DANCING AT BOUGIVAL; WAITING FOR GODOT; WHAT IS THE FRENCH FOR ‘IMPASSE’; THE SIX-WEEK STALEMATE AND WHY TROPHIES HAVE TWO HANDLES. NO ROCK, PAPER, SCISSORS? SERIOUSLY? IS THAT IT?
AUCKLAND – FRIDAY 07 JULY 2017
Invited to catch up with some friends in Mt Albert last night – Maria and Anne met at ante-natal classes; our Hanna and her Flynn were born twelve hours apart on the same day in the same delivery room at Kingston Hospital – I stopped off to buy some wine, parking – warily – in a bus stop while I popped in to grab a bottle of Riesling. ‘D’you think I’m okay there for a couple of minutes?’ I asked the proprietor, not wanting to get ticketed for impeding public transport. He peered through the window. ‘Yeah, mate you’re good there,’ he said. ‘So long as a bus doesn’t come along and flatten yer.’
It was a today that never came close to escaping the long shadow of tomorrow. I paced in the corridor for a while – walking, for some reason, helps me think – and went out for lunch at a bohemian café offering blue cheese and potato soup. The salt, I noticed, got no billing; a shame given it was, at the very least, an equal ingredient.
I toyed with the gym but it was full of hamsters. I didn’t dare risk a swim in the outdoor saltwater pool in case someone passed by with a harpoon. But this evening K-dog, Barner, Luke, Warren Gatland’s favourite reporter and yours truly ate Italian across the street from the hotel and tried not to talk about rugby. It was a strange place given there were pictures of Sammy Davies Jnr rubbing shoulders on the walls with Renoir’s ‘Dance at Bougival’. It made for eclectic eating.
AUCKLAND – SATURDAY 08 JULY 2017
We left for Eden Park at three o’clock – ten minutes away, tops – and arrived an hour later. It was, as my mother would say, a kerfuffle. Detailed to pick up Sir Geech and chauffeur him to the ground, K-dog, Jimmy G and I took five ages to get to his hotel, partly because there was a ruck of taxis in the narrow street outside his front door and partly because waiting for an Auckland traffic light is worse than waiting for Godot.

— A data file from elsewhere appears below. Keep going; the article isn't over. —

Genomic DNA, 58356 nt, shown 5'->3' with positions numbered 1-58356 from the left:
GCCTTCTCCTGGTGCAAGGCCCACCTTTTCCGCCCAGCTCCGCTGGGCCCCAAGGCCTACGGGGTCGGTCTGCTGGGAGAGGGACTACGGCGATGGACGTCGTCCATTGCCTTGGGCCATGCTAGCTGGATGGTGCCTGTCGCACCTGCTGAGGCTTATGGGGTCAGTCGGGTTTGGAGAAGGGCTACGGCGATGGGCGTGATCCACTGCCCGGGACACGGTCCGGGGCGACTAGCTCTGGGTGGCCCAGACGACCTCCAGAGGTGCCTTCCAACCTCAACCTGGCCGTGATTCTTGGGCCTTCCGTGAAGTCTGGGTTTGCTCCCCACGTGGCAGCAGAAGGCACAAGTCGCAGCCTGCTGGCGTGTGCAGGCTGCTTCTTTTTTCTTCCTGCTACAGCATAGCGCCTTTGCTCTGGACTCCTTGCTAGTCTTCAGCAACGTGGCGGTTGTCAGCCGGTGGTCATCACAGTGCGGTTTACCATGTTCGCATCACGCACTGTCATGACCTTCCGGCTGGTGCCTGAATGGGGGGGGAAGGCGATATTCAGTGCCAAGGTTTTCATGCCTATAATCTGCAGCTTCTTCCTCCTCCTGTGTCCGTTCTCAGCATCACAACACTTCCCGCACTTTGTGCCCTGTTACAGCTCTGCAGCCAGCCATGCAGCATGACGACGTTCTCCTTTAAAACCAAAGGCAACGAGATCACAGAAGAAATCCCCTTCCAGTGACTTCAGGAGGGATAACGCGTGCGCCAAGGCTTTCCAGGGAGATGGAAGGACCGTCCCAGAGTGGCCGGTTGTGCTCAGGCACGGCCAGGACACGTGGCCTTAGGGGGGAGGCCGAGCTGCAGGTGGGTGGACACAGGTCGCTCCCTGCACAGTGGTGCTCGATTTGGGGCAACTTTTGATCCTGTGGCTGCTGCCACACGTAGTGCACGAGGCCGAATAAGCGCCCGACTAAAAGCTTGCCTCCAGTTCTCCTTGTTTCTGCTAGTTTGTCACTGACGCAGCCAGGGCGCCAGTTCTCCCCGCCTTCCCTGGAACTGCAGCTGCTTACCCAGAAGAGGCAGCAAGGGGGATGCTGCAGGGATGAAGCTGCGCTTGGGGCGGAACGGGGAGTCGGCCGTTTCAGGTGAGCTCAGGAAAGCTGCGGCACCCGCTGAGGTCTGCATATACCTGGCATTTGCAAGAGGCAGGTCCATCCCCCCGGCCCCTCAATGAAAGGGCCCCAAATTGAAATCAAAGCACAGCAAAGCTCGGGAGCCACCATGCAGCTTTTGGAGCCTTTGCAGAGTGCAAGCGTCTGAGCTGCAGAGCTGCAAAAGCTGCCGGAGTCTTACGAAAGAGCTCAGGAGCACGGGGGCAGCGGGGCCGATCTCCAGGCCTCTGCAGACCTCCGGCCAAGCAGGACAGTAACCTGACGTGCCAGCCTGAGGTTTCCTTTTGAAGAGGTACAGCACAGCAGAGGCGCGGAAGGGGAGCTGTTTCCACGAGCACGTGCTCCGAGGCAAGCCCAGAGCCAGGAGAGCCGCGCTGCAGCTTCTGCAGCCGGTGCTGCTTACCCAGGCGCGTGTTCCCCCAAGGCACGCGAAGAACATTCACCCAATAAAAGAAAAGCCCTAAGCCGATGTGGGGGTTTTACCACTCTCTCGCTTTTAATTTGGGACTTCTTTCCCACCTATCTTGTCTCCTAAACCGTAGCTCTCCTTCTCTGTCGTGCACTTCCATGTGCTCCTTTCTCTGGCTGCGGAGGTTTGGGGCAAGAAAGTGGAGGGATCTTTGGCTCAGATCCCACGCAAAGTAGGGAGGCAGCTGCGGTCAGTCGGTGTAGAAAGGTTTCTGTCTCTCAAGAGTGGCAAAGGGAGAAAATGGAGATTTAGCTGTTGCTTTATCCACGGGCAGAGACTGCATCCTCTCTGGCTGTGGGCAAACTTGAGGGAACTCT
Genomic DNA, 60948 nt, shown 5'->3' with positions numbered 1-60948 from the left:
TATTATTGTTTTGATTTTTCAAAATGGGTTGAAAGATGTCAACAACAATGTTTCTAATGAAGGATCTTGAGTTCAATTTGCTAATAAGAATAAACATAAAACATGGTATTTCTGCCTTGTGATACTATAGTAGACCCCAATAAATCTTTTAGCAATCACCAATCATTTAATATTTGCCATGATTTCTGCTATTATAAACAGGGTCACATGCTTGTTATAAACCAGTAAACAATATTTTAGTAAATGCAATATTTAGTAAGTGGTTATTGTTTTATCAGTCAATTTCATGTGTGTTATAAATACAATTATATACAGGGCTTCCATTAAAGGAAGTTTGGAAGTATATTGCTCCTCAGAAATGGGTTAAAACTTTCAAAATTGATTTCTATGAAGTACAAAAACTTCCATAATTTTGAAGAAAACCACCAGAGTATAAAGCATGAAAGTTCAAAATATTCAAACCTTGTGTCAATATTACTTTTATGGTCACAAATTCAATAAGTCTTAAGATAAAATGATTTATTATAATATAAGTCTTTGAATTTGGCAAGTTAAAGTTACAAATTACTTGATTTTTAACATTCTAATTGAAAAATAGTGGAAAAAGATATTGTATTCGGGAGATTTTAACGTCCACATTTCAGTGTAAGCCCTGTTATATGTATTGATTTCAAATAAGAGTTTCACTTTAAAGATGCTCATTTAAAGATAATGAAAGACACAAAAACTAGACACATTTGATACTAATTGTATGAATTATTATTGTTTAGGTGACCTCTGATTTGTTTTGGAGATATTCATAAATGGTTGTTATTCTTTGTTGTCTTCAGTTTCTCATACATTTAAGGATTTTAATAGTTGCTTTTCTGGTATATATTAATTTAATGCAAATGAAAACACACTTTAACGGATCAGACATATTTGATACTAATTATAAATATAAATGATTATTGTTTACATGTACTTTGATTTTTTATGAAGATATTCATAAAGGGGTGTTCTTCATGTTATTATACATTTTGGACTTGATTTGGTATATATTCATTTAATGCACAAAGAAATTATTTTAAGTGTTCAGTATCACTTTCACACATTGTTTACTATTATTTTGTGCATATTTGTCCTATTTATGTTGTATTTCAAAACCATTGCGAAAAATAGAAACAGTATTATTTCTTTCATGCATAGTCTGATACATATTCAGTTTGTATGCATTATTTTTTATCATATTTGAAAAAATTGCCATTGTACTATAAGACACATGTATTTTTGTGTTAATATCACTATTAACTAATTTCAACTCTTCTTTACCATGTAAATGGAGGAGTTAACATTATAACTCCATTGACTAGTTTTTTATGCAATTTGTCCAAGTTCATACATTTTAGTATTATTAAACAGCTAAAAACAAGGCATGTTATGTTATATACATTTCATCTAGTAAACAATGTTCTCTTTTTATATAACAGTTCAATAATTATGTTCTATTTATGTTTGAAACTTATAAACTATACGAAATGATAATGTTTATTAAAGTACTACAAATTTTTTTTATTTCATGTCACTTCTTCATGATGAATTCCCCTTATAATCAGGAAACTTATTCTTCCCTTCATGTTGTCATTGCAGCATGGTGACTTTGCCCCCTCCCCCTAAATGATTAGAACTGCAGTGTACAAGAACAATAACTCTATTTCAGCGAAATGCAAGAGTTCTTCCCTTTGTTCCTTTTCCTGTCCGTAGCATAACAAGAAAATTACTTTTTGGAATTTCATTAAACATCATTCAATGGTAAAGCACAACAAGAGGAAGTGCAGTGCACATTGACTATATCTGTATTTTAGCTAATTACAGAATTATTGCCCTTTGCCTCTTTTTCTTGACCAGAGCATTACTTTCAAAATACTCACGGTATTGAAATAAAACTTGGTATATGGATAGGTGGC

And then – at the ground – there was ‘The Great Gate ‘Q’ Stand-Off’ where common sense curled up and died. Yes, you have accreditation; yes, you have permission to pass through this gate to unload all your gear; yes, the alternative’s a ball-busting twenty-minute detour via Gate ’J’ whence you’ll have to lug the kit three hundred yards to the TV Compound but your number plate’s not on The List and no one, but no one – said Jonny Jobsworth – questions the authority of The List.
Production manager George ‘Horse’ Griffiths arrived wearing the vexed expression of a man who isn’t accustomed to having his competence questioned, not least when he’d sent three emails on this very subject yesterday morning. There were phone calls, further phone calls, fruitless appeals to reason and several hundred yards of stonewalling. What is the French for ‘impasse’?
SSN’s Gail Davis and cameraman Chris Alcock were also in the queue and we briefly considered holding hands and singing ‘We Shall Overcome’; either that or pinning Jonny Jobsworth to the ground while Gail ran up and down his trousers in her high heels. So, alas, with kick-off looming, we ended up lugging our load through Gate ‘J’, although I suspect ‘Horse’ will be sending SQ round to Gate ‘Q’ after the game to offer a remonstration or two, although you suspect one will probably be plenty.